Zombieland

I’m going to keep this one short, because I was almost certainly the last person in America to see this movie, so you’re probably all, “Duh, Marla! Way to jump on the late train!”

Zombieland is riotous and original, perfectly timed at 88 breathless minutes that are jam-packed with action, superb effects, priceless one-liners and a surprising amount of heart. Jesse Eisenberg plays (of course) the awkward and nerdy Columbus, who is uniquely suited to survive the zombie apocalypse due to his neuroses, paranoia and cowardice. He meets up with Tallahassee, a reckless, Twinkie-obsessed, redneck Woody Harrelson at his very best. I’m not kidding—this movie could have starred ONLY Woody Harrelson and it still would have been my favorite movie ever.

Tallahassee and Columbus meet up with con-sisters Wichita (Marla girlcrush Emma Stone) and Little Rock (Abigail Breslin), and the four embark on an unlikely partnership of survival in post-zombie America. Stone’s hardened femme fatale routine is stone-cold awesome, and Abigail Breslin seriously blew my mind as Little Rock. She’s so jaded and acerbic, only occasionally reminding the audience that she’s actually 12 with her Hannah Montana references.

On paper, Zombieland doesn’t do anything new for the zombie genre. But its fresh tone, wonderfully warm and realized characters and utterly phenomenal effects are all brand new. Director Ruben Fleischer uses the absolute coolest text effects and super-saturated slo-mo for the credits and throughout the movie. I can’t get over how freaking gorgeous this film looked on blu-ray! Check out these credits and tell me if you’ve ever seen anything so spectacular?!

I didn’t think so. 

But Zombieland‘s bold individuality isn’t due solely to its superb visual accomplishments. Rhett Reese and Paul Wernick delivered a crisp, hilarious and uncommon screenplay, and the two writers are  now deservedly hot commodities in Hollywood with plenty of genre projects in the works (Deadpool, the G.I. Joe sequel and awesomely, Zombieland 2). Columbus’s obsessive-compulsive rules for zombie survival (always double tap your victim, practice cardio, wear your seatbelt, beware of bathrooms, etc) make many clever appearances throughout the film, and the banter between the four characters (plus one completely marvelous cameo that will remain unspoiled for the few of you who haven’t seen this movie yet) has as many quick, witty one-liners as a dirty, zombie-filled Casablanca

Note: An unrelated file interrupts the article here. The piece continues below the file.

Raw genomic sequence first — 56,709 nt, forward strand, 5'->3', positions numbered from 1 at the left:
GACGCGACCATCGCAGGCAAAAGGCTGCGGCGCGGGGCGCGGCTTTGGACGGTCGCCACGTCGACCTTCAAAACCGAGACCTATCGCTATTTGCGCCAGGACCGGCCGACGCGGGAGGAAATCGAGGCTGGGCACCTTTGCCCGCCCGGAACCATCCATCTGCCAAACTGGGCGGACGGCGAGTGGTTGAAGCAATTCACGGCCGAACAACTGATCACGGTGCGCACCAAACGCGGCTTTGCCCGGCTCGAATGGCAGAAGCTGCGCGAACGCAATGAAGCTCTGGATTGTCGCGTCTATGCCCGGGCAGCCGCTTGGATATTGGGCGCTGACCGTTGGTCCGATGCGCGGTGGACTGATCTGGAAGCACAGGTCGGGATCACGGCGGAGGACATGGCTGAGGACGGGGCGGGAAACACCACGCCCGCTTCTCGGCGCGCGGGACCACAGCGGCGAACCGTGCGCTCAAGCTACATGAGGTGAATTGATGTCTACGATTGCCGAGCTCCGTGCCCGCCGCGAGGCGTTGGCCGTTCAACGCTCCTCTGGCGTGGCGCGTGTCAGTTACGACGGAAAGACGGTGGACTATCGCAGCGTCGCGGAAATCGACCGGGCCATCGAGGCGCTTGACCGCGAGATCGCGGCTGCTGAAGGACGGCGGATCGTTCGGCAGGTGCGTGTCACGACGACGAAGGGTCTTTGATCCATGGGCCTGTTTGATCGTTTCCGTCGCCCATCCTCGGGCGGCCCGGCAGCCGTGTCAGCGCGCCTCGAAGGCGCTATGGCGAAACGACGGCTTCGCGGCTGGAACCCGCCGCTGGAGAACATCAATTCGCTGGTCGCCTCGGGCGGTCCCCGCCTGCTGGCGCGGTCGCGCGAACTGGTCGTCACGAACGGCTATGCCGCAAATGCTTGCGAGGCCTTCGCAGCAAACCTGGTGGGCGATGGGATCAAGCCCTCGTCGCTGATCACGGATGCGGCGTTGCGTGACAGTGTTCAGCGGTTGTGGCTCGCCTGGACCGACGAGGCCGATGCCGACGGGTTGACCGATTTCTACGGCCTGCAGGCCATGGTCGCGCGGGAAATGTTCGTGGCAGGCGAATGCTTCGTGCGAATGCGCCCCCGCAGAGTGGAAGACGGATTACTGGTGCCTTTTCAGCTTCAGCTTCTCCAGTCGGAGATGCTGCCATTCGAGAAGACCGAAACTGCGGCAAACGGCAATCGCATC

Columbus: “I like Sno-balls.” Tallahassee: “I HATE coconut. Not the flavor, the consistency.”

Sorry, it’s really Harrelson’s delivery that makes it. Makes the ENTIRE MOVIE, that is. Although Eisenberg’s uncomfortable voice-over is straight-up aces, and Stone and Breslin’s strong women characters (you know I love that!) can’t be discounted, either. Frankly, the entire movie kicks so much ass, I simply can’t decide what I love best! Which is, naturally, what I actually love best about Zombieland.

Well, that and the sense of family. Zombieland is gross, occasionally scary, always hilarious, and just really damn pretty at the same time. But it’s also a statement: family is what you make of it. Quirky, dysfunctional, destructive, forgiving—Tallahassee, Columbus, Wichita and Little Rock make one screwed up little family. And god love ’em for it.

Link Drop: